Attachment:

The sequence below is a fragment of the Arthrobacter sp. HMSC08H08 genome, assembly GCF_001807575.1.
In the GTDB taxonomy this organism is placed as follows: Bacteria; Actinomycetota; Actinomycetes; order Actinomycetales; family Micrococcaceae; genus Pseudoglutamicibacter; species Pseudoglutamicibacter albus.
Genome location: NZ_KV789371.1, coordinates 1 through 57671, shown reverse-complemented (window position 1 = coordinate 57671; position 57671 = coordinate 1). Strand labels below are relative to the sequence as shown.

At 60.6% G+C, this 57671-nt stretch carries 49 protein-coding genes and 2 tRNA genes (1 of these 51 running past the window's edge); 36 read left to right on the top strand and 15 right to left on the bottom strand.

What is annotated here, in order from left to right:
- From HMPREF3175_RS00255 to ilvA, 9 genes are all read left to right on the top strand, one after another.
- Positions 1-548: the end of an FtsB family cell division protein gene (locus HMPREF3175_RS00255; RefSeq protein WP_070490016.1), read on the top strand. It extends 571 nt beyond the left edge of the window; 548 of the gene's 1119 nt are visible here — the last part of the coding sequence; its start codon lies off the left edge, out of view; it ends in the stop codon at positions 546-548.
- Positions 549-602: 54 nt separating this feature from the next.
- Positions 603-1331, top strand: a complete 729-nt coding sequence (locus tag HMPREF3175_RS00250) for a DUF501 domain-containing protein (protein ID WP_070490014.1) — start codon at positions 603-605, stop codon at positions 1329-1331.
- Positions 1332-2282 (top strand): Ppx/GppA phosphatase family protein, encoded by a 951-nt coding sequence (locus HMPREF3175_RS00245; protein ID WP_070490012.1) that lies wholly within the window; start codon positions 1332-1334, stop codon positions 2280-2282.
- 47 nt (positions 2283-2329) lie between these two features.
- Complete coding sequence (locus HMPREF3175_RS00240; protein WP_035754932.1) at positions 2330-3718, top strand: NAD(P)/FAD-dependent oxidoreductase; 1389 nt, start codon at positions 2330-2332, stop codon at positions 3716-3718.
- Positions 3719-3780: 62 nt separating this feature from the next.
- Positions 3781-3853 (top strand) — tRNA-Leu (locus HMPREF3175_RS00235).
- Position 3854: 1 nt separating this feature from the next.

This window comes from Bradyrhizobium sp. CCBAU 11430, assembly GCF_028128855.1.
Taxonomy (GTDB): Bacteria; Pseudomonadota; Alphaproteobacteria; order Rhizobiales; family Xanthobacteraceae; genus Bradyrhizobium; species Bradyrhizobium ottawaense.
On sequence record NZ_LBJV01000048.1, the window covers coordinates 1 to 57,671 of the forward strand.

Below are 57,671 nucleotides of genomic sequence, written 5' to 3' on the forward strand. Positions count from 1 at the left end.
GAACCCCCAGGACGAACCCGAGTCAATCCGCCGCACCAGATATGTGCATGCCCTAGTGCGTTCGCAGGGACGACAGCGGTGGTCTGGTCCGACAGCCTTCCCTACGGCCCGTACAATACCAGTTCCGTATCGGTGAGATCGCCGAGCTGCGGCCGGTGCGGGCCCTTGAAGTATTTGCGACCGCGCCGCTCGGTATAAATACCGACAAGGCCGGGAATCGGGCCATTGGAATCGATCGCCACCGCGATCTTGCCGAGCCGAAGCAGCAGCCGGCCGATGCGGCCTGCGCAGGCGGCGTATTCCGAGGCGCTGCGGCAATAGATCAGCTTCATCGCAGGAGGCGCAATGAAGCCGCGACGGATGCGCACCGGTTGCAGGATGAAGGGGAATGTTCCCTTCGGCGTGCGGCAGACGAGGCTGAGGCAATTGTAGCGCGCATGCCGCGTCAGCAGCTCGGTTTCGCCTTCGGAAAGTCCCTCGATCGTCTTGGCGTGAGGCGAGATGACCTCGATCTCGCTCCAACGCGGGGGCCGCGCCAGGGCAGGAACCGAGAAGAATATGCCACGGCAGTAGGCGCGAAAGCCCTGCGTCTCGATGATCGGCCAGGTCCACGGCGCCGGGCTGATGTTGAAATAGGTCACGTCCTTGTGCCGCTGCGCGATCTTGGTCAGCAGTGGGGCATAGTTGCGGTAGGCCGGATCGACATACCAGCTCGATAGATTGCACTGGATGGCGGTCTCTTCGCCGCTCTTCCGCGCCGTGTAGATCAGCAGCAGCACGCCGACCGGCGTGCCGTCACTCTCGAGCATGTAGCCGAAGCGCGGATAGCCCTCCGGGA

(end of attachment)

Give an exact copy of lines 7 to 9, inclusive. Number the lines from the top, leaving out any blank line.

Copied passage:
- Positions 1-548: the end of an FtsB family cell division protein gene (locus HMPREF3175_RS00255; RefSeq protein WP_070490016.1), read on the top strand. It extends 571 nt beyond the left edge of the window; 548 of the gene's 1119 nt are visible here — the last part of the coding sequence; its start codon lies off the left edge, out of view; it ends in the stop codon at positions 546-548.
- Positions 549-602: 54 nt separating this feature from the next.
- Positions 603-1331, top strand: a complete 729-nt coding sequence (locus tag HMPREF3175_RS00250) for a DUF501 domain-containing protein (protein ID WP_070490014.1) — start codon at positions 603-605, stop codon at positions 1329-1331.